PAIN+ CPN

Ickert EC, Griswold D, Ross O, et al. Effects of kinesiotaping during early post-operative rehabilitation in individuals who underwent a total knee arthroplasty: A systematic review and meta-analysis of randomized control trials. Clin Rehabil. 2024 Jun;38(6):732-748. doi: 10.1177/02692155241230894. Epub 2024 Feb 6. (Systematic review)
Abstract

OBJECTIVE: To report the treatment effects of early use kinesiotaping on pain, range of motion, mobility, and edema outcomes following total knee arthroplasty.

DATA SOURCES: Cochrane Central Register of Controlled Trials, PubMED, SPORTDiscus, Biosis Citation Index, and the Cumulative Index to Nursing and Allied Health Literature were searched for potential randomized control trials from inception to 8 January 2024.

REVIEW METHODS: Randomized control trials evaluating the effect of kinesiotaping published in English were included. Reference lists for relevant reviews were searched. Study quality was assessed using the Cochrane Risk of Bias 2 tool. Certainty of evidence was determined using the Grading of Recommendations Assessment, Development, and Evaluation approach.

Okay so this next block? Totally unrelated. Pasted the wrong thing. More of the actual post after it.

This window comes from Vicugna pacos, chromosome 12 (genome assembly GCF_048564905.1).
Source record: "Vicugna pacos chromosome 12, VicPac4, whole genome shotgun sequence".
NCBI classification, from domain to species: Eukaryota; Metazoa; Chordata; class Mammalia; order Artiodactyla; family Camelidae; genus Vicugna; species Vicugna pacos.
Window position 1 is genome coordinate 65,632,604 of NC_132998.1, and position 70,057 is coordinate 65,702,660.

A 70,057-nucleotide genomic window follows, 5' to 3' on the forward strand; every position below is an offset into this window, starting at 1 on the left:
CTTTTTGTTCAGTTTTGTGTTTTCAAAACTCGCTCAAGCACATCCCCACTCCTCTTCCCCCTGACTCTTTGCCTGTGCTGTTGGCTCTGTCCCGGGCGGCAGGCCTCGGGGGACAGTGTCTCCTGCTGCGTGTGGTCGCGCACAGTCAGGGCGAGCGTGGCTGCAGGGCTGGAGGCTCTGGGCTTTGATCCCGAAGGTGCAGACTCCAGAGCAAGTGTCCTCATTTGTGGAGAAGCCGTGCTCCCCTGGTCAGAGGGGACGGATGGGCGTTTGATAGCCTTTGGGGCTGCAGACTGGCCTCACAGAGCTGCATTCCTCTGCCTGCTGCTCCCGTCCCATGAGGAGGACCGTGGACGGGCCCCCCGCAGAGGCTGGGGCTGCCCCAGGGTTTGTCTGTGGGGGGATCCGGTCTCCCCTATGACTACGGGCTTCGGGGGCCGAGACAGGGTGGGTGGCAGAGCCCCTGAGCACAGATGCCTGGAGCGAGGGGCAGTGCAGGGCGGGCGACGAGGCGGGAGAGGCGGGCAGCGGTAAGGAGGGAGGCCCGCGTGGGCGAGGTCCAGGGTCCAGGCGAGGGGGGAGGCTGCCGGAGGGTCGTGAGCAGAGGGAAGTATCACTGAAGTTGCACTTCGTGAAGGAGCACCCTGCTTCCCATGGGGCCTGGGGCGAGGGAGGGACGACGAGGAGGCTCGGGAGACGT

RESULTS: Seven articles totaling 534 participants were included for meta-analysis. Kinesiotaping with standard rehabilitation when compared to standard rehabilitation alone had very low certainty of evidence in pain and knee flexion range of motion. Kinesiotaping was favored at post-operative days two to four for pain (P = 0.03, standard mean difference = -0.77 [-1.45, -0.09]) and range of motion (P = 0.002, standard mean difference = -0.24 [-0.44, -0.03]). Kinesiotaping was favored at post-operative days six to eight for pain (P = 0.02, standard mean difference = -0.76 [-1.41, -0.12]) and range of motion (P = 0.04, standard mean difference = -0.63 [-1.22, -0.04]). Edema and mobility could not be meta-analyzed.

CONCLUSION: The use of kinesiotaping early in post-operative rehabilitation could be a useful modality for reducing pain and increasing the range of knee flexion, however, the certainty of evidence is very low.

Ratings
Discipline Area Score
Rehab Clinician (OT/PT) 5 / 7
Comments from MORE raters

Rehab Clinician (OT/PT) rater

Blinded, controlled studies using sham taping v kinesiotaping ... Little to see here that one suspects readily appears well understood.
Comments from PAIN+ CPN subscribers

Prof. Mike Poling (2/22/2024 8:18 AM)

Although it might be statistically significant (debatable depending on the stats used), the effect is not clinically meaningful. Less than a 2-point change in pain is clinically meaningless (that is the error margin of the VAS) and a less than 1 deg ROM difference is also clinically meaningless (ROM measurement error is +/- 5 deg). Was this a study sponsored by Kinesiotaping advocates or companies? It was undeclared.